Jeff Sexton

Wednesday, August 08, 2012

HTTPS in jBoss 6

In setting up a jBoss 6 server for SSL, I found quite a bit of information was not readily available and there were several unexpected issues.  Here's the long and short...

First, the server will need a keystore with a self-signed certificate.  Use keytool, and an alias of "tomcat".  I'll gloss over some of these general certificate steps because they are well covered in other places.

keytool -genkey -alias tomcat -keyalg RSA -keystore somekeyfile -validity 9999

In the first question, for first and last name, use the name that this server will be refereed to as, in client calls; "localhost", a hostname or an IP address.  Use "changeit" for the passwords.

Next, extract the certificate just created from this file and set it aside.

keytool -export -keystore mykey -storepass changeit -alias tomcat -file tomcat.crt

I'm going to ultimately use this same store as both the key store and the trust store, so I re-import this certificate with the alias that the machine will be referred to.  For example:

keytool -import -alias 192.168.0.8 -file tomcat.crt -keystore somekeyfile -storepass changeit

Now the file has the self-signed certificate, which the server will hand to clients making requests, and the same certificate, with the different alias, that clients will compare the server's certificate to, when making calls to this host.

Edit the follow file to enable the use of this keystore.

[server directory]/server/default/deploy/jbossweb.sar/server.xml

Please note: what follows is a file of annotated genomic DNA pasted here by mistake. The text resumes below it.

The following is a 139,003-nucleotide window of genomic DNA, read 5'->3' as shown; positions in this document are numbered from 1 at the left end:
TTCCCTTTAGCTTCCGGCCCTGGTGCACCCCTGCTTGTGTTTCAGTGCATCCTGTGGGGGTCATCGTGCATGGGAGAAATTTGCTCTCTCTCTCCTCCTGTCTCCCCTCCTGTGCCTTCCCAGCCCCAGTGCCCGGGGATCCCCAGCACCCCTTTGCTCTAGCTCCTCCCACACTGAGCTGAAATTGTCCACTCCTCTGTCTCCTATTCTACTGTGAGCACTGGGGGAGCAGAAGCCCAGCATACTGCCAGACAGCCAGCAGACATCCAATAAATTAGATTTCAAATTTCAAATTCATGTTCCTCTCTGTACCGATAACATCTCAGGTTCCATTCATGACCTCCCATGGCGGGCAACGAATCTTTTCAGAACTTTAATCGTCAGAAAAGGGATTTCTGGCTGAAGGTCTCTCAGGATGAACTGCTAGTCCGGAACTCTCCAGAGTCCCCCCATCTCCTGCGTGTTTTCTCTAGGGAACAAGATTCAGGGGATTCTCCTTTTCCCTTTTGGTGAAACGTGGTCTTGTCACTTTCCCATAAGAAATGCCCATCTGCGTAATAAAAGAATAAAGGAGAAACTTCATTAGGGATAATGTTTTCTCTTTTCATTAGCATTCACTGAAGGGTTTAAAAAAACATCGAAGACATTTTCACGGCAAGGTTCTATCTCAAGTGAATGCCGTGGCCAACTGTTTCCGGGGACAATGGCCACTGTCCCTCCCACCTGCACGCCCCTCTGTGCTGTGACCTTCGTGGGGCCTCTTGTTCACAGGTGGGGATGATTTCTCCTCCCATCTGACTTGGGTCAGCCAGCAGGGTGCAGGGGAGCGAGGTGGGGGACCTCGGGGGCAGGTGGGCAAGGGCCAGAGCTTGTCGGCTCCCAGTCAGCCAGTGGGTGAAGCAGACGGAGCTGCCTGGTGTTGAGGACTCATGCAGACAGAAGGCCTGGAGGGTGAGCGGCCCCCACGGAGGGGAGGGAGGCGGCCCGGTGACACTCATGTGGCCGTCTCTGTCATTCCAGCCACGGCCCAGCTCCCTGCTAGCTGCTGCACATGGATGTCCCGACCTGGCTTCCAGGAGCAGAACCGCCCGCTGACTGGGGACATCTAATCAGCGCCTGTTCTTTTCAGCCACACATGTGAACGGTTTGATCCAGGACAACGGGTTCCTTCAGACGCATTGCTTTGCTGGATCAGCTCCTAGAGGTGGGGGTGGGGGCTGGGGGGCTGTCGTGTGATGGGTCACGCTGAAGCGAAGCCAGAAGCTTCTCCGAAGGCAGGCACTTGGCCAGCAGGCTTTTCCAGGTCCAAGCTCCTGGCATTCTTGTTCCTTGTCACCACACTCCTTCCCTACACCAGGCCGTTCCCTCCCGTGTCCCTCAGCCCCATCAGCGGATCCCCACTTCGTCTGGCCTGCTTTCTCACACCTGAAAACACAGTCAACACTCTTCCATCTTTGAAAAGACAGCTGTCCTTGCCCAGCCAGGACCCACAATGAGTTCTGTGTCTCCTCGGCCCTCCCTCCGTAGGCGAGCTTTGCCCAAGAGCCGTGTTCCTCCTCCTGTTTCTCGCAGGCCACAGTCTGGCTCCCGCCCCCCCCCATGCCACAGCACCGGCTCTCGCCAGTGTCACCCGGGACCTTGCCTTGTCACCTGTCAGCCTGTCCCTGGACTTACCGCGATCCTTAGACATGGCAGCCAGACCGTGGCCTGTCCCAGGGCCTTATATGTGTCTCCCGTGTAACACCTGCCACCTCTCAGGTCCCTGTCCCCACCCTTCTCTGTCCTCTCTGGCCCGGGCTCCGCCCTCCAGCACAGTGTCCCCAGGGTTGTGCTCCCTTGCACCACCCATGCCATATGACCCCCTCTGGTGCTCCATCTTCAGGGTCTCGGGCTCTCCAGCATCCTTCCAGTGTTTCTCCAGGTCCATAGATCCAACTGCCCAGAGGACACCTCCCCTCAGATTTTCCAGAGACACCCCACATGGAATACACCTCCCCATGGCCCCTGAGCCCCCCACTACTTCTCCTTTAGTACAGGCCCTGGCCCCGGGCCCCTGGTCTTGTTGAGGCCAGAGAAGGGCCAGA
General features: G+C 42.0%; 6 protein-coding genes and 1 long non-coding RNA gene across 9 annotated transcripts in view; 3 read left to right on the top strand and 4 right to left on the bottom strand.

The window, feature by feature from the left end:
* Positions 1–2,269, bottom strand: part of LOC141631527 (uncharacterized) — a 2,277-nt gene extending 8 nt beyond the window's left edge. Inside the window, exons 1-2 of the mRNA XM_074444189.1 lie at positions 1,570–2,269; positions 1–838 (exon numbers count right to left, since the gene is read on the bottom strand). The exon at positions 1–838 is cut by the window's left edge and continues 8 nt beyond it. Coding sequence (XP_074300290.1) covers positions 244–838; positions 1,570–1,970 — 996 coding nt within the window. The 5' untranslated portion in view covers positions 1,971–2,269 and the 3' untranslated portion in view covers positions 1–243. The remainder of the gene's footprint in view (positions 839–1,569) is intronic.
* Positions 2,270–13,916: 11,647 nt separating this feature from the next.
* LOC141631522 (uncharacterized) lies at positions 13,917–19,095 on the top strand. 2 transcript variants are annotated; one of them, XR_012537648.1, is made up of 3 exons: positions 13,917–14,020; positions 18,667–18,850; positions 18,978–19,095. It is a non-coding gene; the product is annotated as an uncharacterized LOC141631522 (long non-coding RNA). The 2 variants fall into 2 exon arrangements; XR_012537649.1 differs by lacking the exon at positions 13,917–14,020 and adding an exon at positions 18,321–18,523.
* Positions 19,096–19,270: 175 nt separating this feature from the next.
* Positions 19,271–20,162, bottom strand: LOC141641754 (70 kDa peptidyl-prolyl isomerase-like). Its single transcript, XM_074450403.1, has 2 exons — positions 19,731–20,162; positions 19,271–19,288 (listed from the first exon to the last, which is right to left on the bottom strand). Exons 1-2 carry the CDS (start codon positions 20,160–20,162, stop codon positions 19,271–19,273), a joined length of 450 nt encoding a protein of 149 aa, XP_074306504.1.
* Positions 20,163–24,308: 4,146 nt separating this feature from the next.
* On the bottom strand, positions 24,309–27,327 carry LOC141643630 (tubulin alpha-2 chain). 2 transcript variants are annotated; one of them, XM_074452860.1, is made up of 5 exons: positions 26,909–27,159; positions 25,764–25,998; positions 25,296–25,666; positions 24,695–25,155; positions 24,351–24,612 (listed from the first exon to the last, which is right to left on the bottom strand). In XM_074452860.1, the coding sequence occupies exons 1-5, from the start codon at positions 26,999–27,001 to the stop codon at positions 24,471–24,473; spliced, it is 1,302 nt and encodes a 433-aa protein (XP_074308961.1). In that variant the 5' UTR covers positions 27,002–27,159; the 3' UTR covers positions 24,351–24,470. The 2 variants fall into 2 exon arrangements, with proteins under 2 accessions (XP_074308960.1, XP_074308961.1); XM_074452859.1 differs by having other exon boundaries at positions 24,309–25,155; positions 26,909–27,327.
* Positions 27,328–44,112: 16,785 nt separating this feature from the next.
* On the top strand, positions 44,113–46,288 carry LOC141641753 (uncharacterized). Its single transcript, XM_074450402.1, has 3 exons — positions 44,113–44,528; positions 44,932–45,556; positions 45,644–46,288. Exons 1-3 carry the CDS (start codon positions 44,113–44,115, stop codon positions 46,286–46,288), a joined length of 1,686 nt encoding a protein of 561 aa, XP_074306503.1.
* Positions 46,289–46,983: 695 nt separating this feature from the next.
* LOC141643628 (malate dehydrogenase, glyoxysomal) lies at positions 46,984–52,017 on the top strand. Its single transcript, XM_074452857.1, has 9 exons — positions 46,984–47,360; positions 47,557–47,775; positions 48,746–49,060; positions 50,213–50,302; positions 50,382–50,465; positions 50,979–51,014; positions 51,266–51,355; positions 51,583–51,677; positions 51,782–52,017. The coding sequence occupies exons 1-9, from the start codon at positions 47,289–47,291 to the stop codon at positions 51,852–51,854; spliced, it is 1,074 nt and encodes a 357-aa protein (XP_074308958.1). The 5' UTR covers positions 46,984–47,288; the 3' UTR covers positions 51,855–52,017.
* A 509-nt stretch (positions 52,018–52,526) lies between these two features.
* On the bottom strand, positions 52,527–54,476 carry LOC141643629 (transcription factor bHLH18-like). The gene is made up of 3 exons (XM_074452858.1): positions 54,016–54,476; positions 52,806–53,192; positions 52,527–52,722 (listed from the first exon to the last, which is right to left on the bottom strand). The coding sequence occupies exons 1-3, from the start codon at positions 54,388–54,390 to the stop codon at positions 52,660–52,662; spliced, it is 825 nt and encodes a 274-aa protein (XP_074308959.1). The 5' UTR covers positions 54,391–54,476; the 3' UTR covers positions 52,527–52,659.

You can set the SSL port here too, like this.

<!-- SSL/TLS Connector configuration using the admin devl guide keystore --   
           port="8643" address="${jboss.bind.address}"
           scheme="https" secure="true" clientAuth="false" 
           keystoreFile="${jboss.server.home.dir}/conf/somekeyfile"
           keystorePass="changeit" 
           truststoreFile="${jboss.server.home.dir}/conf/somekeyfile"
           truststorePass="changeit" 
           sslProtocol = "TLS" />

As an aside, I am using a port set that is supposed to add 200 to all my puts.  This did not work for the SSL port, so I set it to the normal port + 200 as above, is server.xml.

Note that "truststore" properties are specified above, and some documentation indicates that this works.  It does not.  The keystore specification works however.  The server will use the "tomacat" aliased certificate in the given file as it's own.  I don't believe setting "truststoreFile" in server.xml has any impact.

For the truststore, clients will actually use the JRE's system trust store file.  If nothing else is done but the above, to continue this example, then when this server attempts to access https://192.168.0.8:8643/something/ an exception will be thrown.

sun.security.validator.ValidatorException: PKIX path building failed: sun.security.provider.certpath.SunCertPathBuilderException: unable to find valid certification path to requested target

This happens because the server certificate, the "tomcat" certificate provided by the server on the initial handshake, can't be found in the JRE truststore file.  I added it to the somekeyfile above, but this file it not being checked.  Options...

1. Add the certificate to the Jave truststore file, with the proper alias.

keytool -import -alias iws03qa5 -file tomcat.crt -keystore /opt/jdk1.6.0_30/jre/lib/security/cacerts -storepass changeit

2.  Use properties set at the Java command line to specify a truststore location.

-Djavax.net.ssl.trustStore=[path and filename]
-Djavax.net.ssl.trustStorePassword=changeit


3. Set the truststore in jBoss's SSL support properties.  To do this, edit:

[server directory]server/default/conf/bootstrap/security.xml

Add this, at the bottom, inside the "deployment" block:


[path]/server/default/conf/somekeyfile
 changeit
 [path]/server/default/conf/somekeyfile
 changeit


Change [path] to your server path of course.

Interestingly, keystore properties must be given here also, even though they also appear in the other file.  Otherwise, the security system will not initialize and it's a big mess.

With this setup, and the server bounced of course, the certificate is found and HTTPS works.

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